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Raging Rhodium: Platinum group metal rockets to record highs of more than $20,000 an ounce

Rhodium powder, pressed and melted. (Photo: Wikimedia / Alchemist-hp)

An ounce of rhodium is now worth more than 10 times what an ounce of gold is fetching. And South African platinum group metal producers are the clear winners.

Rhodium has roared into 2021 like a lion on steroids.

The price of the platinum group metal (PGM), a crucial catalyst to cap emissions generated by petrol engines, shot to record highs above $20,000 an ounce on Wednesday, extending a 2020 rally with no end in sight. 

Emissions standards are tightening and supplies are falling woefully short of anticipated demand, triggering a mad scramble to secure the commodity. Rhodium’s price has gained almost 20% in the past fortnight and an astonishing 3,000% over the past five years. 

Two key factors are behind the latest surge. One is Chinese auto demand, the world’s largest market on this front. It slipped slightly in 2020 but is forecast to rebound this year as Chinese economic growth gathers pace. Also, emissions standards in the Asian Goliath are set to tighten again in 2023. 

Chinese growth, often an engine for commodity booms, is sparking yet another boom. On the supply side, stoppages at Anglo American Platinum (Amplats) processing units slashed the supply of rhodium by 16% last year, Reuters reported, citing consultancy Metals Focus. 

“We expect severe rhodium shortages in excess of 150,000 ounces this year, and that deficit could widen over the coming three to four years,” Lara Smith, director of mining consultancy Core Consultants, told Business Maverick

“It was climbing even last year and still it didn’t stimulate production, and even worse, we saw a lot of precious metal deposits actually going offline and unable to produce to capacity due to Covid. 

“But rhodium prices are traditionally quite volatile so strong prices are not enough to justify restarting production. As a result, if they don’t restart, or even if they do restart, without new mines this deficit will only widen.” 

South African PGM producers, especially those with relatively significant rhodium ratios in their output mix, are the clear winners here. 

Rhodium is now over 10 times more valuable than gold. The battle cry of the strikers gunned down at Marikana in 2012 was a wage of R12,500 a month. A single ounce of rhodium now fetches more than 20 times that amount – 1.5kg of the stuff costs almost $1-million.  

Diversified precious metals producer Sibanye-Stillwater (Sibanye) is the world’s top producer of the world’s most precious metal, churning out about 160,000 ounces a year, 7% of its global output. For Impala Platinum (Implats), it accounts for 6.5% of production.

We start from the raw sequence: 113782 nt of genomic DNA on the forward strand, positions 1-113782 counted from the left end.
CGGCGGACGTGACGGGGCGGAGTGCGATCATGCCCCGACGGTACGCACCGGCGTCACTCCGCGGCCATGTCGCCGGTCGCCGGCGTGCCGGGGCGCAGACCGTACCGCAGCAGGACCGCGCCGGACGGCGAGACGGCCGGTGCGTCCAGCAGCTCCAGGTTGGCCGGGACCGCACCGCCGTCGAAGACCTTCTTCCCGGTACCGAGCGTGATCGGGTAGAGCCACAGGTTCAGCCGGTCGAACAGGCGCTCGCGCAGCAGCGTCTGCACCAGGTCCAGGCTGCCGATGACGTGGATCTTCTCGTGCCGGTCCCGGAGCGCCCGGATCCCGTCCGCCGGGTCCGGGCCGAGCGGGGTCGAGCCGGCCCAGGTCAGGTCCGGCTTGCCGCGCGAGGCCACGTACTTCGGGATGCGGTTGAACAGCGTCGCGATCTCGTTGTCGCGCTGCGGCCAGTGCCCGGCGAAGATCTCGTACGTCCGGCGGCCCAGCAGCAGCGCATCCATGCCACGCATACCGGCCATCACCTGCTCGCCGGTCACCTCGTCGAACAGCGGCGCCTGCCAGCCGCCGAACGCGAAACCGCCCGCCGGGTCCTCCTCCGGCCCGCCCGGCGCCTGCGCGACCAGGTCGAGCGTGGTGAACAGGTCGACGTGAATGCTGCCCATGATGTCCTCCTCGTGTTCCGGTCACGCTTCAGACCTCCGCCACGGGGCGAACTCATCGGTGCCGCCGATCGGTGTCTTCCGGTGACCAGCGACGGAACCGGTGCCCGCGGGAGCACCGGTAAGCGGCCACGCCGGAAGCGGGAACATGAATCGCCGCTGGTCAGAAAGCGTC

“Rhodium is about 6% of the metal mined in the PGM basket but is now about 50% of the revenues, and so the PGM producers will have incredibly good earnings and I think they will pay out all of these earnings in cash dividends,” Daniel Sacks, portfolio manager of the Ninety One Commodity Fund, told Business Maverick

“Normally, that excess cash would be channeled into growth projects or to repay debt, but there is little debt now, and there is a reluctance to build new mines. Mines are long lead-time projects so it’s going to take 20 years… will there still be a demand for PGMs in 20 years? 

“So, unlike previous cycles where the cash was spent on new mines – and that ultimately killed the supply story – I think shareholders will get rewarded with dividends,” Sacks said. 

Palladium’s price is also perky at close to $2,400 an ounce, and another bounce to its record highs over $2,800 an ounce is certainly on the cards. 

Platinum’s price has also been picking up, though at just over $1,100 an ounce, it has a steep climb to get back to its record territory of over $2,100 an ounce that was scaled well over a decade ago. 

Platinum has been waylaid by many factors over the years, including the switch to petrol from diesel engines in key markets. But a new trimetal catalyst unveiled last year by Sibanye and Implats, that enables platinum to be thrown into the petrol mix, may reignite platinum demand. 

This will be lost on trade unions, but moderate three-year wage deals were agreed in late 2019 with Sibanye, Amplats and Implats. 

The JSE’s Platinum Mining Index is up about 4% in the fortnight since the year began, adding to big gains made last year. Of course, in these uncertain times, who knows what the next fortnight might bring. 

But as things stand right now, the outlook for South African PGM producers is bullish to say the least. And that in turn will boost South Africa’s exports and trade balance, providing support to the rand while adding to the economy’s gross domestic product. BM

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